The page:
Amnesty International writes Rowley on deportation of Venezuelans
Aircraft arrives to repatriate Venezuelan nationals at Piarco International Airport (Image: Ministry of National Security)
The government is facing massive backlash both home and abroad after 82 Venezuelans were sent back to their homeland, in what authorities have described as a voluntary exercise.
Amnesty International has now joined the United Nations in condemning the move.
In an open letter to Prime Minister Dr. Keith Rowley on Monday, Amnesty International expressed its deepest concern regarding the deportation of the 82 Venezuelan nationals.
The international human rights body has therefore requested information about the procedures followed by the government of in carrying out the massive deportation.
Amnesty International said that, contrary to a statement made by the Ministry of National Security on Monday, it has information that the exercise was not voluntary.
“Amnesty International has received information that suggests that those returned did not do so voluntarily, contrary to the Minister’s claims, but were presented with papers to sign, in a language they do not understand, stating that they would return voluntarily,” it claimed.
The international human rights body also noted claims by the office of the United Nations High Commissioner for Refugees (UNHCR) that the group, comprising of 53 men and 29 women, included several individuals who had been registered as asylum seekers with the agency in Trinidad and Tobago as well as others who had initiated asylum requests or had expressed an intention to do so because of fear of return to their homeland in Venezuela.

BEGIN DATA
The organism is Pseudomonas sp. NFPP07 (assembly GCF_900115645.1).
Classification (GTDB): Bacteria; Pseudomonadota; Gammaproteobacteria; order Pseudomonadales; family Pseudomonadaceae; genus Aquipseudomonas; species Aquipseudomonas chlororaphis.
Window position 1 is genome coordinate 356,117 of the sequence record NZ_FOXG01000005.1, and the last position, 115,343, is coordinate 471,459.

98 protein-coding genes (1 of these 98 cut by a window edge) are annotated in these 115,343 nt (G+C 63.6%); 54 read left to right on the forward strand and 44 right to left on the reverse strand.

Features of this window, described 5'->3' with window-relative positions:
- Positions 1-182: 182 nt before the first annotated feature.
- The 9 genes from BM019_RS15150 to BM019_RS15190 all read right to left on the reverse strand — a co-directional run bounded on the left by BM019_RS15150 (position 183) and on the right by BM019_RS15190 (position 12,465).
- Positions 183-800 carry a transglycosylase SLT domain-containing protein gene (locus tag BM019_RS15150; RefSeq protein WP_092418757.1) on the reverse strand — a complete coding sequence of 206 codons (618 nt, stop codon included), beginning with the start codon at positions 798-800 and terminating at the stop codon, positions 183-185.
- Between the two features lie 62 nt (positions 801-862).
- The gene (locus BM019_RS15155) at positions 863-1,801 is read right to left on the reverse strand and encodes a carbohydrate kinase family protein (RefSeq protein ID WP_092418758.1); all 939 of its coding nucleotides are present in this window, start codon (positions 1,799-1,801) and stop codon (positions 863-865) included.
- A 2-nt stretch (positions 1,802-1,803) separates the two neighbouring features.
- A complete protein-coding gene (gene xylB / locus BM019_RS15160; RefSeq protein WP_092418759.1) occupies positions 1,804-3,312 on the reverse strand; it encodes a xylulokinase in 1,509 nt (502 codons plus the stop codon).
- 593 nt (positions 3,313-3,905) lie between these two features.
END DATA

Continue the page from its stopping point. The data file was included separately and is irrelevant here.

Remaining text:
The UNHCR claimed that Trinidad and Tobago breached the international refugee law.
Amnesty International added that as part of the Convention relating to the Status of the Refugees (1951 Refugee Convention) and its Protocol (1967), Trinidad and Tobago is obliged to fully protect the rights of those in need of international protection.
However, it said that on the information received by their organisation it would appear that the government “chose to ignore each one of these key protection principles.”
“If indeed those deported were forcibly returned without an individualised assessment or having the opportunity to challenge or appeal their deportation orders, without having their legal options explained to them in a language they understand and without access to their lawyers or UNHCR, the actions of your government have undermined due process, your government’s own policy on asylum, and your country’s international human rights obligations. This cannot be repeated,” Amnesty International said.
The international body added that Trinidad and Tobago must guarantee the rights of the growing number of asylum seekers and refugees from Venezuela in need of international protection, whose hope for survival is increasingly in countries such Trinidad and Tobago.
Amnesty International said it will continue to monitor this type of situations to ensure the human rights of refugees and asylum seekers are respected everywhere.
On Monday, the National Security Ministry issued a statement in which it maintained that the 82 Venezuelan nationals were repatriated on a voluntary basis.